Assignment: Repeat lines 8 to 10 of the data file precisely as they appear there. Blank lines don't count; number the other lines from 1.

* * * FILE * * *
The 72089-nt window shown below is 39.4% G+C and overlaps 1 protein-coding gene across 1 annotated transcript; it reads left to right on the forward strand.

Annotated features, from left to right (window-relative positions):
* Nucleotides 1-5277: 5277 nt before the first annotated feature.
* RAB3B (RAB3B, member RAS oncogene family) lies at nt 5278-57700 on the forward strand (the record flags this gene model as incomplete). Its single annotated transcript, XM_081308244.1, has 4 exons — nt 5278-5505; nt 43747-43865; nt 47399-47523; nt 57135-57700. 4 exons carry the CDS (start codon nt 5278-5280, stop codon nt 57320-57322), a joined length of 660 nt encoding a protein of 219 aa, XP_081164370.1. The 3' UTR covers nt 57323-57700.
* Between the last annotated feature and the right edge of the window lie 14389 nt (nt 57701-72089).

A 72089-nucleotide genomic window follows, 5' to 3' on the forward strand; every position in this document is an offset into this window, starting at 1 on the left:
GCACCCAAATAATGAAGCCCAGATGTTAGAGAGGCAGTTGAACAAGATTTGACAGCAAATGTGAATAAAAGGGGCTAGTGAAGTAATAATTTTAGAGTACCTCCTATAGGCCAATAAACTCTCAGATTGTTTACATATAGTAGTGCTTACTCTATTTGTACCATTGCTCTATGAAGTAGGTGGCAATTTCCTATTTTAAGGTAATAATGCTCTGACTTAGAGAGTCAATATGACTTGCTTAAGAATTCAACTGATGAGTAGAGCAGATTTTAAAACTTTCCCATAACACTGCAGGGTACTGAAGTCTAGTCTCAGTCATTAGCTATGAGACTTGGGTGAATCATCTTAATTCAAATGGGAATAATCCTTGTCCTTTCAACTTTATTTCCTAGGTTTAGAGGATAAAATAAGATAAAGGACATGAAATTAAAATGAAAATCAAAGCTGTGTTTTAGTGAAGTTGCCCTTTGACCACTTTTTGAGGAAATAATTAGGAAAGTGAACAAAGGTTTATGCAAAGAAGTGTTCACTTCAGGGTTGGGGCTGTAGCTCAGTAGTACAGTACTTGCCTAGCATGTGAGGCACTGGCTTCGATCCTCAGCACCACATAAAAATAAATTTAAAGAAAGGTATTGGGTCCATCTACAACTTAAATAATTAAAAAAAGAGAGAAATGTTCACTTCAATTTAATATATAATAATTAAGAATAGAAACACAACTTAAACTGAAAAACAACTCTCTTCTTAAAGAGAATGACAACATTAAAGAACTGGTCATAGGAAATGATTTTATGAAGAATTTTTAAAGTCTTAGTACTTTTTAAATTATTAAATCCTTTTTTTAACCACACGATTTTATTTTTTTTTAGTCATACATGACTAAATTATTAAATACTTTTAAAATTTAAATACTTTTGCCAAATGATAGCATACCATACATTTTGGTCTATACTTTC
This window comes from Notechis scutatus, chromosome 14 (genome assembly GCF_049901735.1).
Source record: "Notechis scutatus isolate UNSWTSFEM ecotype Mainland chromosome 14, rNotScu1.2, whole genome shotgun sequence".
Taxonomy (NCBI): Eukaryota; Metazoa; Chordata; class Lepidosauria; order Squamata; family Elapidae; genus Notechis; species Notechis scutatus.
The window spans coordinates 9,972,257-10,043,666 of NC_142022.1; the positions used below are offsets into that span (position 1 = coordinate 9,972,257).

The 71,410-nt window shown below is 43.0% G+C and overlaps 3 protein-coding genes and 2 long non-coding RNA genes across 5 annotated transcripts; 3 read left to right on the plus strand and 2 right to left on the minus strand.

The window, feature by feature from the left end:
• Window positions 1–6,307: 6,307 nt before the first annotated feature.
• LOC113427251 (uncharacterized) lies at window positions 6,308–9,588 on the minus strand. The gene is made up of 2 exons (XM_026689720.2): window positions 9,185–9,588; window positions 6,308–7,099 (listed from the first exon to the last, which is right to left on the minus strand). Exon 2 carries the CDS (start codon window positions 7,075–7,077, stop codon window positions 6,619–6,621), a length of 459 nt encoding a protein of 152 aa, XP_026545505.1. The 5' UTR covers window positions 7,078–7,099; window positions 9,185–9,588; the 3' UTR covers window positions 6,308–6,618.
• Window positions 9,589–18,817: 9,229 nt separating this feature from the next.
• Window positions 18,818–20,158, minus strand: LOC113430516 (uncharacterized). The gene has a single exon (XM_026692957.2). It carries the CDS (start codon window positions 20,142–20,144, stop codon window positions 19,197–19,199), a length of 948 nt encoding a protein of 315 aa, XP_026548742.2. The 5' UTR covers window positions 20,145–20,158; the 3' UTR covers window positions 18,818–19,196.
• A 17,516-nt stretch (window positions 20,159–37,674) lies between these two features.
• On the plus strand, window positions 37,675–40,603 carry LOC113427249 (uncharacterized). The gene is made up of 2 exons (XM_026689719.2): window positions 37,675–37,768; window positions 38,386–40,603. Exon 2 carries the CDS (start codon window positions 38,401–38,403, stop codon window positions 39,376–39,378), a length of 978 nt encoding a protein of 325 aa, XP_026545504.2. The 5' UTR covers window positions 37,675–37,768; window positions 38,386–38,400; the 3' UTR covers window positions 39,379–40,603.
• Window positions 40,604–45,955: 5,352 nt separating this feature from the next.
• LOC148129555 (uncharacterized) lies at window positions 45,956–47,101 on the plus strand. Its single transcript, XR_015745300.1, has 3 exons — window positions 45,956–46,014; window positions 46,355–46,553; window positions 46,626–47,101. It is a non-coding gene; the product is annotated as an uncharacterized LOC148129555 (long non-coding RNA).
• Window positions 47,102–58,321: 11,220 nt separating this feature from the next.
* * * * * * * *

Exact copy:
This window comes from Notechis scutatus, chromosome 14 (genome assembly GCF_049901735.1).
Source record: "Notechis scutatus isolate UNSWTSFEM ecotype Mainland chromosome 14, rNotScu1.2, whole genome shotgun sequence".
Taxonomy (NCBI): Eukaryota; Metazoa; Chordata; class Lepidosauria; order Squamata; family Elapidae; genus Notechis; species Notechis scutatus.